## Smooth SQP Methods for Mathematical Programs with Nonlinear Complementarity Constraints (1997)

Venue: | SIAM Journal on Optimization |

Citations: | 36 - 0 self |

### BibTeX

@ARTICLE{Jiang97smoothsqp,

author = {Houyuan Jiang and Daniel Ralph},

title = {Smooth SQP Methods for Mathematical Programs with Nonlinear Complementarity Constraints},

journal = {SIAM Journal on Optimization},

year = {1997},

volume = {10},

pages = {779--808}

}

### Years of Citing Articles

### OpenURL

### Abstract

Mathematical programs with nonlinear complementarity constraints are reformulated using better-posed but nonsmooth constraints. We introduce a class of functions, parameterized by a real scalar, to approximate these nonsmooth problems by smooth nonlinear programs. This smoothing procedure has the extra benefits that it often improves the prospect of feasibility and stability of the constraints of the associated nonlinear programs and their quadratic approximations. We present two globally convergent algorithms based on sequential quadratic programming, SQP, as applied in exact penalty methods for nonlinear programs. Global convergence of the implicit smooth SQP method depends on existence of a lower-level nondegenerate (strictly complementary) limit point of the iteration sequence. Global convergence of the explicit smooth SQP method depends on a weaker property, i.e. existence of a limit point at which a generalized constraint qualification holds. We also discuss some practical matter...

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Citation Context ...h can prevent superlinear convergence of an SQP method that uses an exact penalty merit function unless a second-order correction to the feasibility of the iterate is performed at each iteration. See =-=[11, 36]-=-. In order to study the rate of convergence of implicit smooth SQP, further conditions such as the LICQ, the second order sufficient condition, careful update rules of the matrix sequence fW k g, etc.... |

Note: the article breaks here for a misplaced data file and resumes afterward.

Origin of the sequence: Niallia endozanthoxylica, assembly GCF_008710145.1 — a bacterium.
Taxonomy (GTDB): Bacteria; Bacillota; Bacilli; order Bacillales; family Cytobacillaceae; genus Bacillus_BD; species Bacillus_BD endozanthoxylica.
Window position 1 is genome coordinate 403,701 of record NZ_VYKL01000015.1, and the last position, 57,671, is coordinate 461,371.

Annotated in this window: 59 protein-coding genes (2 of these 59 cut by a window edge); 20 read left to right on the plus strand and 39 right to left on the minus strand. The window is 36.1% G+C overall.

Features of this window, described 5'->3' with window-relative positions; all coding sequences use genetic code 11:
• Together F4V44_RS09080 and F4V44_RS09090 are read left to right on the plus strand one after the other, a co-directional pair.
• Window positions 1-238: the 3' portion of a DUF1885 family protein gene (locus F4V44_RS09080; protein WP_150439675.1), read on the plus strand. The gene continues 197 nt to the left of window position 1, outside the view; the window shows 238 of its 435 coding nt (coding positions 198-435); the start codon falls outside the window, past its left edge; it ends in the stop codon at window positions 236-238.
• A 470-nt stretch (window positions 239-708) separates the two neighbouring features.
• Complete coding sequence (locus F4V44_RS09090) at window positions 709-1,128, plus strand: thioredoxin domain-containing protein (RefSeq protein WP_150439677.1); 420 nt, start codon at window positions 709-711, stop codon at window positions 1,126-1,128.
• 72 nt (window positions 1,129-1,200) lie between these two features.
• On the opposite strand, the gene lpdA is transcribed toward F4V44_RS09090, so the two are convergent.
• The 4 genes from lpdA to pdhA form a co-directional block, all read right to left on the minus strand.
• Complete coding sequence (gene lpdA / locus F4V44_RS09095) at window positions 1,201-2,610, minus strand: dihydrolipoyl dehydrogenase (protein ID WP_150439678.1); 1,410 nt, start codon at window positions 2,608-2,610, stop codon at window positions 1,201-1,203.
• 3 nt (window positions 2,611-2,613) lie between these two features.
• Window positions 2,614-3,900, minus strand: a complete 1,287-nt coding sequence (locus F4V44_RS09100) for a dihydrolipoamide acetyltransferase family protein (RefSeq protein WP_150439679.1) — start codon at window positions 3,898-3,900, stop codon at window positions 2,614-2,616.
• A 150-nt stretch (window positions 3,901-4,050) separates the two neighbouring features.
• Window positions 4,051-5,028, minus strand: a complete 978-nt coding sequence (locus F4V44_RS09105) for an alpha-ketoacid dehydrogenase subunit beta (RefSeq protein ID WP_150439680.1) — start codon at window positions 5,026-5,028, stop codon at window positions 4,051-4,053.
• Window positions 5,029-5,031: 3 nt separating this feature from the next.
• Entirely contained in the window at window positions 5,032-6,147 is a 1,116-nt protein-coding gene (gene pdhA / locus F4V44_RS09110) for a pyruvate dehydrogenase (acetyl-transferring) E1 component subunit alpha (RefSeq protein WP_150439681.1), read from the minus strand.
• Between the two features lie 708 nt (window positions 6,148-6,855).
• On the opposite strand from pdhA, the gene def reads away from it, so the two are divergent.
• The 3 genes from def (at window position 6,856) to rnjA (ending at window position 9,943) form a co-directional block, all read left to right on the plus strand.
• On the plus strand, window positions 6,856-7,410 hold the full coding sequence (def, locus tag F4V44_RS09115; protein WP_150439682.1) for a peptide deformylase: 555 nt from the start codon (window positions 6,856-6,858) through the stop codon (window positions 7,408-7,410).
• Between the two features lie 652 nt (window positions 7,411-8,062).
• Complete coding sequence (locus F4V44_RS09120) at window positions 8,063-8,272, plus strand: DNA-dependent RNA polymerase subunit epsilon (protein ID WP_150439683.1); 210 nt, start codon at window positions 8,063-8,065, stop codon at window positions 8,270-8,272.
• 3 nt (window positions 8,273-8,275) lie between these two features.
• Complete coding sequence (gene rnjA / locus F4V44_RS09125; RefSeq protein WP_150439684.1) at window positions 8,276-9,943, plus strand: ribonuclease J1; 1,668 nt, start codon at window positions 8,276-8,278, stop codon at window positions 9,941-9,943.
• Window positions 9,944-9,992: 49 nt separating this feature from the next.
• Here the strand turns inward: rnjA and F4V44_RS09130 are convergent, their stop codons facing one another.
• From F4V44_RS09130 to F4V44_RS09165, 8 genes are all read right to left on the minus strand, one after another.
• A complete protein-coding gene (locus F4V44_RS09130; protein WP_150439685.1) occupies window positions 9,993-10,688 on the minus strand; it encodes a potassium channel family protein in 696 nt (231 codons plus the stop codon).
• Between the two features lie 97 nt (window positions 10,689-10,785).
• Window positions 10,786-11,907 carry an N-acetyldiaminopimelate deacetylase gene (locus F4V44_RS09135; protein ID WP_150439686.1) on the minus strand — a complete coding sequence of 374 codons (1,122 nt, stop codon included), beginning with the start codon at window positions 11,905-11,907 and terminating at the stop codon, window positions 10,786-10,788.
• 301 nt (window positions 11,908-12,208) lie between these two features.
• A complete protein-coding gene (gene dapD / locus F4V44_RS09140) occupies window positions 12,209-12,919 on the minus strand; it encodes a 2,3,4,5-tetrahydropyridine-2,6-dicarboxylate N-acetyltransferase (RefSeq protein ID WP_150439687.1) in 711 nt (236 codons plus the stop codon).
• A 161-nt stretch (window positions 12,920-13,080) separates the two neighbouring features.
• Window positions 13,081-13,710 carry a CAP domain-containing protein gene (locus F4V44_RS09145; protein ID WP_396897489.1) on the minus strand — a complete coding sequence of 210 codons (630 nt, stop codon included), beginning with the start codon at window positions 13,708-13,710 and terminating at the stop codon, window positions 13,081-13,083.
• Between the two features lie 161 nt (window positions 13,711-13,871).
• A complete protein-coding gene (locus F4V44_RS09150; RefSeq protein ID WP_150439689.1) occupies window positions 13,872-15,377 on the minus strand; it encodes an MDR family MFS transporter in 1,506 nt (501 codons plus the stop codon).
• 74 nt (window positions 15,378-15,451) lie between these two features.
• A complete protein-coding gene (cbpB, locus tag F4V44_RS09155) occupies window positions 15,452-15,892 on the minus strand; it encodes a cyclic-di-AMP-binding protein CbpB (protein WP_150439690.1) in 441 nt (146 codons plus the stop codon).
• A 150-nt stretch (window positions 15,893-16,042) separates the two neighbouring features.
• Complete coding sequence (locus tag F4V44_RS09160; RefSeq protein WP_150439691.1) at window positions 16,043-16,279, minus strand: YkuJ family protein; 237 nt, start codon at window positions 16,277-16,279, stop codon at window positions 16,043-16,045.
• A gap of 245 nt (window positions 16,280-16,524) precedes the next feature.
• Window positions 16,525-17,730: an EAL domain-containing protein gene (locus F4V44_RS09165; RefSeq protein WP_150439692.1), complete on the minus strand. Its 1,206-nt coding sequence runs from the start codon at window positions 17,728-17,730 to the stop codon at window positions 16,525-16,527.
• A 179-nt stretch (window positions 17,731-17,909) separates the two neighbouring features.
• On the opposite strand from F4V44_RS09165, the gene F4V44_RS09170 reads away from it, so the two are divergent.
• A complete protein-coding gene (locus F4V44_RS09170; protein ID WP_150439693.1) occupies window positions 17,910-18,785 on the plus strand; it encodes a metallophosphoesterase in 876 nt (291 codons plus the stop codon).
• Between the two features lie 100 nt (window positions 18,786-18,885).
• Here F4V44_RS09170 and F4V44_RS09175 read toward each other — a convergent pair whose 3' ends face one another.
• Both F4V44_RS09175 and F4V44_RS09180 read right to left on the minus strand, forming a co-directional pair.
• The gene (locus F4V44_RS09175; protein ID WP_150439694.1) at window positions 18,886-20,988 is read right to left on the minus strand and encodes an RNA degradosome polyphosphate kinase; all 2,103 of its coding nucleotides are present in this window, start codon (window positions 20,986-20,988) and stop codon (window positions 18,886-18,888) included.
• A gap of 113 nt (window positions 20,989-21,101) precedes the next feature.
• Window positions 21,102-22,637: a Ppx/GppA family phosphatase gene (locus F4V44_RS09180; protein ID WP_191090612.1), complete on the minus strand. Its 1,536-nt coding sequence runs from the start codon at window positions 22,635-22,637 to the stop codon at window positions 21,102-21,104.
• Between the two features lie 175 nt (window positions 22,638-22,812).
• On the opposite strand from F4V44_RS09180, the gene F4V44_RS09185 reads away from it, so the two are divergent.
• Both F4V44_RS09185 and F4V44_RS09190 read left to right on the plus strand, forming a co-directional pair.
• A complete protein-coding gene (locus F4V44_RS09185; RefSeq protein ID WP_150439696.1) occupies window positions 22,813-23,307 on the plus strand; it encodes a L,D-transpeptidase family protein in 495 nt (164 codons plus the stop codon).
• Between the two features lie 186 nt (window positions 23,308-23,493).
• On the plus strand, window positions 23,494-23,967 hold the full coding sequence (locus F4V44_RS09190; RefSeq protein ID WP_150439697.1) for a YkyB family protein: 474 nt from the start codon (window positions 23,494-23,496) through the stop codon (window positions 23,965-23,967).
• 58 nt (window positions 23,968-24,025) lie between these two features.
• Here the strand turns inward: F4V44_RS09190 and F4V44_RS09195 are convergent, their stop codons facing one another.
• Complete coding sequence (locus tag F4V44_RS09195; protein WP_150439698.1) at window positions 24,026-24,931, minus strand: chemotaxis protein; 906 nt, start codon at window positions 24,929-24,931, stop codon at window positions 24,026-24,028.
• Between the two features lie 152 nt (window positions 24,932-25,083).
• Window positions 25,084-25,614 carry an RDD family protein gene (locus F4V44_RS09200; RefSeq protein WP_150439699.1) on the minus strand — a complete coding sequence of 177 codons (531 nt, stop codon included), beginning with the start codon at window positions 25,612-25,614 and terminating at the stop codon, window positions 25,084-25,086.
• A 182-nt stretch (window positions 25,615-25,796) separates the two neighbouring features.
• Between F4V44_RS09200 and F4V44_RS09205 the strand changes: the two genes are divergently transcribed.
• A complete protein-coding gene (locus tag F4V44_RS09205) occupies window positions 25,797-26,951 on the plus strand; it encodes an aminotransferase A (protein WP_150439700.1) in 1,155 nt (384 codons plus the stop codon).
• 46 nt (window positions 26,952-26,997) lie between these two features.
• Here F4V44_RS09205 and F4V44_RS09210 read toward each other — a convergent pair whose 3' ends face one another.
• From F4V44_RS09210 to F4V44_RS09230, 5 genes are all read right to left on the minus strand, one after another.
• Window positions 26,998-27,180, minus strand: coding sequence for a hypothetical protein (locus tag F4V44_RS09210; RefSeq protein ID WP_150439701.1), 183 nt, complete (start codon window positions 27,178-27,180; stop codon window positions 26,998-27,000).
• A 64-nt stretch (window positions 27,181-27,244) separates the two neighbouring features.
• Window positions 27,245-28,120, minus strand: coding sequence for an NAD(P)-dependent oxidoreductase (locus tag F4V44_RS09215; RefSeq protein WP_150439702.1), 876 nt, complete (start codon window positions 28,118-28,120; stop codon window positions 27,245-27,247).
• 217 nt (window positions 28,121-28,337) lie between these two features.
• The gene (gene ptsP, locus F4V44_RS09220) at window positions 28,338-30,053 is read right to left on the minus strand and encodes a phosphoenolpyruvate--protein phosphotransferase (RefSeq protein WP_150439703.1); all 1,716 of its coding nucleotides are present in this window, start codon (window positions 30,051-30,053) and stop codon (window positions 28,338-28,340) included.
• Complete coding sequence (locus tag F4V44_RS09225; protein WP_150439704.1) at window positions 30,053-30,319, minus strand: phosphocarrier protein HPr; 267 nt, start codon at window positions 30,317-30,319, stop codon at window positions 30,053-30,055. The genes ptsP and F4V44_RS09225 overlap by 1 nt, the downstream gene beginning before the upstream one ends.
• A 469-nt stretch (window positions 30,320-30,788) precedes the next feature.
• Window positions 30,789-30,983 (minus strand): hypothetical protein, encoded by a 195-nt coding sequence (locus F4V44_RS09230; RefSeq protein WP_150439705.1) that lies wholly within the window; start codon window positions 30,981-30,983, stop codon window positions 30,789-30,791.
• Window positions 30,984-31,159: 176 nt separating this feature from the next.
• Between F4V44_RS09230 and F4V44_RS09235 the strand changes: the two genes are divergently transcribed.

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Citation Context ...ightly stronger than those given in [16] to keep notation simple. When (5) is defined by smooth (continuously differentiable) functions, the GLICQ and GMFCQ reduce to the classical LICQ and MFCQ, see =-=[28, 31]-=-; and, as in the smooth case, the GLICQ implies the GMFCQ. However the CRCQ usually used in the smooth case [17] is stronger than the smooth version of the GCRCQ in that the former requires constant r... |

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Citation Context ...imation problems is improved. This opens the way to use sequential quadratic programming (SQP) methods from classical nonlinear programming. The methods presented in this paper follow some ideas from =-=[8, 12]-=- which try to use well-developed numerical methods for the solution of smooth nonlinear programs. In [8], smooth nonlinear programs of the type (4) are formed and assumed to be solvable by an unspecif... |

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Citation Context ...osing an SQP method in [12]. Corresponding to / is the function OE(a; b) = p a 2 + b 2 \Gamma (a + b), which is now known as the Fischer-Burmeister function [9]. The introduction of / originates from =-=[21]-=- for handling linear complementarity problems. If (a; b; c) 6= (0; 0; 0), then / is smooth at (a; b; c) with r/(a; b; c) = (p; q; r) such that p = a p a 2 + b 2 + c 2 \Gamma 1; q = b p a 2 + b 2 + c 2... |

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Citation Context ... the modified QP (18) is replaced by the QP (16) to generate the search direction in the above algorithm, then our SQP method is very similar to classical SQP methods for smooth nonlinear programming =-=[15, 36]. Th-=-e difference is that here we anticipate nonsmoothness of /. If further �� is treated as a parameter rather than a variable, namely the last equation in (16) is omitted at each iteration, then the ... |

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Citation Context ...\Gamma (1\Gamma) 4 ( p a 2 + c 2 + a)( p b 2 + c 2 + b) OE(a; b) = [ p a 2 + b 2 \Gamma (a + b)] \Gamma (1 \Gamma ) maxfa; 0g maxfb; 0g wheres2 (0; 1] is a parameter. The function OE is introduced in =-=[3]-=- for solving nonlinear complementarity problems. Whens= 1, OE reduces to the Fischer-Burmeister function in Example 7.1. If c 6= 0, then / is smooth at (a; b; c) and r/(a; b; c) = (p; q; r) with p = (... |